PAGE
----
Every once in a while a story tweaks the old imagination juices. The latest is the November 23, 2012 article seen in ScienceDaily, Electricity from the Marshes, about a fuel cell that extracts electricity from wetland soils.
Researchers have developed a way to harness the electrons released when bacteria break down the organic residue plants produce during photosynthesis. An electrode absorbs these electrons to generate electricity. Currently, the Plant-Microbial Fuel Cell can generate 0.4Watts per square meter (about 10.76 square feet) of wetland plants.
Just think about this for a moment.
Once developed, the researchers suggest a rooftop planting measuring 100 square meters (1,076 square feet) could generate enough electricity to supply a household consuming 2,800 kWh/year.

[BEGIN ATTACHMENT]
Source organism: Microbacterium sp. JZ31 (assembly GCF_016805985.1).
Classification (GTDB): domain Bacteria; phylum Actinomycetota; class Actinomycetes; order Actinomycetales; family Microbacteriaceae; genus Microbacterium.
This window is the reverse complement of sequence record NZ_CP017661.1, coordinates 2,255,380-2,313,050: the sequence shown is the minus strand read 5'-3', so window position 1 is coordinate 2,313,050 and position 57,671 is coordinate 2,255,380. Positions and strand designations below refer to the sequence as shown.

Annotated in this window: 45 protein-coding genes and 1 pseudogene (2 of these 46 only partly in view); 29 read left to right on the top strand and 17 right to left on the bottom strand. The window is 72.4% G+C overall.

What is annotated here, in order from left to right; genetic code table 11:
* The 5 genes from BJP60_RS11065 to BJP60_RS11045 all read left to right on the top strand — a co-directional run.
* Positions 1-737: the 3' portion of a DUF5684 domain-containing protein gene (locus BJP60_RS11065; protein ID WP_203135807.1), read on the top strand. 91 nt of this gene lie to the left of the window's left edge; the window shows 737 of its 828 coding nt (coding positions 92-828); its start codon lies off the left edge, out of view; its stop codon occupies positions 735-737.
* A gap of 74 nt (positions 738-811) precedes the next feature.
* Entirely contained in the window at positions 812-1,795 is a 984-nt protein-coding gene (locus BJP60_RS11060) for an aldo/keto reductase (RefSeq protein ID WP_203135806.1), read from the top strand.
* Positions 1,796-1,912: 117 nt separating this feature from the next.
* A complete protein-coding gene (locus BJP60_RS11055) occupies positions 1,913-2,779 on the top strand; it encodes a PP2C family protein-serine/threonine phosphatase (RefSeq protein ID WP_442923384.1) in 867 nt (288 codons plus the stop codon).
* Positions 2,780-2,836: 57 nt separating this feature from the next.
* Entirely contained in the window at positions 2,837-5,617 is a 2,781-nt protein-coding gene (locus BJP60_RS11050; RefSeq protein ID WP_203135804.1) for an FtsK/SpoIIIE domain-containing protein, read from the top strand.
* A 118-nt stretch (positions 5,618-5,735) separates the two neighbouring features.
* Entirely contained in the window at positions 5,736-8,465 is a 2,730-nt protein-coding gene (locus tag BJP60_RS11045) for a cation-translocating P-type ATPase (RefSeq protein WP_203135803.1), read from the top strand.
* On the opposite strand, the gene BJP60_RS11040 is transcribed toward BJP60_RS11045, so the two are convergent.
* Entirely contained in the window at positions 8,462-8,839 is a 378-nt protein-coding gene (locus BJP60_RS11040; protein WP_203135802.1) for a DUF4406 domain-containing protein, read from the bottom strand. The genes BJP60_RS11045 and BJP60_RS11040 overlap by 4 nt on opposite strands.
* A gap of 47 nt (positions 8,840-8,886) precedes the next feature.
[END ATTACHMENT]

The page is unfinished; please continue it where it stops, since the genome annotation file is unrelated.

Will marshlands become the electricity generating regions for shoreline communities?
Will flat urban rooftops contain gardens not just to save energy through reduced heat absorption, but to create energy?
Granted, the technology is still in development. More will be learned from the first roof installation of an electricity-generating marsh at the Netherlands Institute of Ecology.
This research will be interesting to follow.
Plants as electricity producers … just think of the possibilities.